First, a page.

He gazed at her with the bluest eyes she’d ever seen. “You should watch your kids.”
“I said I’m sorry. And I do watch my children.” She pulled them against her body with a protective arm.
“Maybe you should be more careful in a parking lot.”
She sensed the stranger wanted to roll his eyes.
Instead, he bent over and surveyed the trunk lid, giving it a polish with the sleeve of his jacket. “Looks like he hit the bumper.” He straightened his back and pointed his finger at Michael. “You could damage my car and hurt yourself with that silliness.”
Bev felt her defense hackles rise as a facetious offer flew from her mouth. “Would you like my car insurance information just in case?” She assumed he’d say no since it was obvious the car had sustained no damage.
He tucked his fingers into his jeans pockets and rolled back on his heels. “No,” he said, “but how about your driver’s license?”
She drew up her shoulders and fumbled through her wallet for her license.
He pulled a pen out of his shirt pocket, then patted
the others as if looking for something. “I don’t have any paper.”
Bev reined in a smart remark and dug into her handbag. She grasped a scrap and handed it to him.
The man jotted down the information, slid it into his pocket, then handed back Bev’s license before turning to Michael. “You’d better be more careful, young man. You could get hurt.”
Michael took a step backward without responding.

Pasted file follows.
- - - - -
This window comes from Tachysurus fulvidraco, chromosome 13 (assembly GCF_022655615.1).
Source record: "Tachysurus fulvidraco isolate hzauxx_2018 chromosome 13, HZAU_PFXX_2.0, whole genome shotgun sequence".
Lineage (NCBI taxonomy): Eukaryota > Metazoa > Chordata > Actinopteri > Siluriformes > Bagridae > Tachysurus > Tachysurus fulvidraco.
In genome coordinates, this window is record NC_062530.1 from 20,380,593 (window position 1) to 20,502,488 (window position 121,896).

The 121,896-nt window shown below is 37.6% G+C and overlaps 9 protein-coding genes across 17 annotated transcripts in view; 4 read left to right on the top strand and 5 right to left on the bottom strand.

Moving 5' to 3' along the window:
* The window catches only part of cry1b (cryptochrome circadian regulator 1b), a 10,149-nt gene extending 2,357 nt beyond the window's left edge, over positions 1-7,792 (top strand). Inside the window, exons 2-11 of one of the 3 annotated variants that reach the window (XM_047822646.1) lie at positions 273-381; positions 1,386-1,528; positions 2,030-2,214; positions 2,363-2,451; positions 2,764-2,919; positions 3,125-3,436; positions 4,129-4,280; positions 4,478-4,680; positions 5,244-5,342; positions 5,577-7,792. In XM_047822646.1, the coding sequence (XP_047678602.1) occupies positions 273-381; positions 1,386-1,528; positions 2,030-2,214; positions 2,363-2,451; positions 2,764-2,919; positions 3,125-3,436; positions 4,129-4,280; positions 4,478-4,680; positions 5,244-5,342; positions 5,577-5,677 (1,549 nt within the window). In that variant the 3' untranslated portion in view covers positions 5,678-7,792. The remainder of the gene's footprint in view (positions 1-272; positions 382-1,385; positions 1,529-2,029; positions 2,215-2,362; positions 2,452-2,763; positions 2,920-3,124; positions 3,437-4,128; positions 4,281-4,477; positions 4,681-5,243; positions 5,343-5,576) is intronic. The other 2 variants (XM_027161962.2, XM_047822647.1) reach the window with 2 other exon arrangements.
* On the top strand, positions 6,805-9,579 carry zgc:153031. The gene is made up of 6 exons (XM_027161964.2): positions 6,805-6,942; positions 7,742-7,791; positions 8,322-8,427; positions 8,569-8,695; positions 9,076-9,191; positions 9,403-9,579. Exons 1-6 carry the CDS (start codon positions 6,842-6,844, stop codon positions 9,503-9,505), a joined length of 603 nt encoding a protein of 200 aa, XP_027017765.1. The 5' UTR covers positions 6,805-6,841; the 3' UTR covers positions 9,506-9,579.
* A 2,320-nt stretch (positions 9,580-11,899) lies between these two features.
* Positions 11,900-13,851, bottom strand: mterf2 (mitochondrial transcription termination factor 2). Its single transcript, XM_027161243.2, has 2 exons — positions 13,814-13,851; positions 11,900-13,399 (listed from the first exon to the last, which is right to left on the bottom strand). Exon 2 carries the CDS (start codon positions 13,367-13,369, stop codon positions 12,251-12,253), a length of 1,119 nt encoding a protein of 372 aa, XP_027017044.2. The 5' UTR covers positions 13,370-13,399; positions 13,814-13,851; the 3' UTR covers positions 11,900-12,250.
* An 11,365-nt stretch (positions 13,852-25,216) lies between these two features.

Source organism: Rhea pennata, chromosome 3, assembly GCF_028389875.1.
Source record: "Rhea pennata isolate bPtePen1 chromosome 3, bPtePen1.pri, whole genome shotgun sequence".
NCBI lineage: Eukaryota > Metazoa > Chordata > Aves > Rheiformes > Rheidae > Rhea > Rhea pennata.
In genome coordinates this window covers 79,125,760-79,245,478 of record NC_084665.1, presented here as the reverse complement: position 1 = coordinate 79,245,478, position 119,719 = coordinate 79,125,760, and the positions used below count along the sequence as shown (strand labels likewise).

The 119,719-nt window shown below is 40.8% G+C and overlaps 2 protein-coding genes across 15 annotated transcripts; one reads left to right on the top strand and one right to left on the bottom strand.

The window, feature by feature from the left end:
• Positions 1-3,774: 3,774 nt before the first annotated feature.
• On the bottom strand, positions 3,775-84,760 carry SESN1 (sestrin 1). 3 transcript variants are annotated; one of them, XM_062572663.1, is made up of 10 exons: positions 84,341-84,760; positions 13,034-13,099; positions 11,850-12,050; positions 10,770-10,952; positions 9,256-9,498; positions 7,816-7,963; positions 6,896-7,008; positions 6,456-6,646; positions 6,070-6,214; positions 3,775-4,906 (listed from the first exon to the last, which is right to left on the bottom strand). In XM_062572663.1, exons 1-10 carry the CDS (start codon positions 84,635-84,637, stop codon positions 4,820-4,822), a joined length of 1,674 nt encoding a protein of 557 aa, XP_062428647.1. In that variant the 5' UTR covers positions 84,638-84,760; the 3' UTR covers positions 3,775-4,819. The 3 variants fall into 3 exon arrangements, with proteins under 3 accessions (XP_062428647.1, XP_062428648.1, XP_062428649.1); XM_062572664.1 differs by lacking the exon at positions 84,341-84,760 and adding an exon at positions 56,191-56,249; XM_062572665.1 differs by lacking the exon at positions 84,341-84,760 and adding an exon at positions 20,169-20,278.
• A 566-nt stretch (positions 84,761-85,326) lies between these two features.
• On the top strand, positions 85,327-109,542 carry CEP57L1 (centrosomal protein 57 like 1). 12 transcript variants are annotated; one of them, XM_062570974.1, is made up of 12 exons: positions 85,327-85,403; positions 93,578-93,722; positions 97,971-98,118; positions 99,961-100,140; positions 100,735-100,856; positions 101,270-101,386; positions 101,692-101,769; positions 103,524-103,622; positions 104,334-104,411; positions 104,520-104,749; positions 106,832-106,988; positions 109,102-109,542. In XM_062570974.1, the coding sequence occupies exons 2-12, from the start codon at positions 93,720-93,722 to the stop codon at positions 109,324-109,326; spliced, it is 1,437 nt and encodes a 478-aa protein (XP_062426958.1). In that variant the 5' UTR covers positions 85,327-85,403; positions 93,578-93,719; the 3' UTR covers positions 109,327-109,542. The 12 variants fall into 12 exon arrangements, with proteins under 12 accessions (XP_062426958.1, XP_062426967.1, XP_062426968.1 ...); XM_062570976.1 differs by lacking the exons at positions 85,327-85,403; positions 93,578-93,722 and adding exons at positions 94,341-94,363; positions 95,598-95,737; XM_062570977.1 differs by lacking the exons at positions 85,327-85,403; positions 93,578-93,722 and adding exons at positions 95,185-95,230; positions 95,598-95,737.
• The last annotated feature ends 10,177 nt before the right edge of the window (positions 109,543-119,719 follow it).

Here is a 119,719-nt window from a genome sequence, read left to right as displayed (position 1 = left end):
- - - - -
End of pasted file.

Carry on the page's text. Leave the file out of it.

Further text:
Kristin, four going on forty, bustled toward the man, her fist planted on one hip. “You know what?”
The man’s eyebrows shot upward.
Kristin didn’t let his expression sway her. “Jesus says you should forgive others so God will forgive you.”
His blue eyes widened, and Bev contained her amusement while the man stood speechless. As irritating as he was, she saw a spark of something she liked in his eyes that made him amazingly appealing.
Without further comment, she aimed the children toward her car and marched them back across the aisle in safety. When she looked in her rearview mirror, the good-looking stranger was still scrutinizing her.
Dale Levin hadn’t been able to dismiss the vision of the woman from the grocery-store parking lot. She was feisty, he decided. Feisty and definitely pretty. Her unruly honey-colored hair looked sun-bleached and her attempt to keep it pinned back was about as useless as
keeping her two rambunctious kids in tow. She should have left them home with their dad. He’d never have forgiven himself if the boy had been injured.
The little girl’s comment rattled him. Though he guessed she was only a preschooler, she had tried to put him in his place. When she grew up, she would probably be as spirited as her mother. But the child’s words didn’t dent Dale’s conviction. As far as he was concerned, God’s promises seemed as empty as the shopping cart the boy had rammed into his bumper.
Dale pushed his foot against the brake and slowed for a stoplight. As always, his thoughts drifted to his parents and the reason for his visit home. Since his mother had been diagnosed with multiple sclerosis, his life hadn’t been the same. Neither had his father’s, and this weekend, his goal was to convince his dad he needed to get professional help for his mother’s care. His father couldn’t do it alone any longer. Dale wished he could spend more time at home, but he lived an hour away in Grand Rapids and his work was there.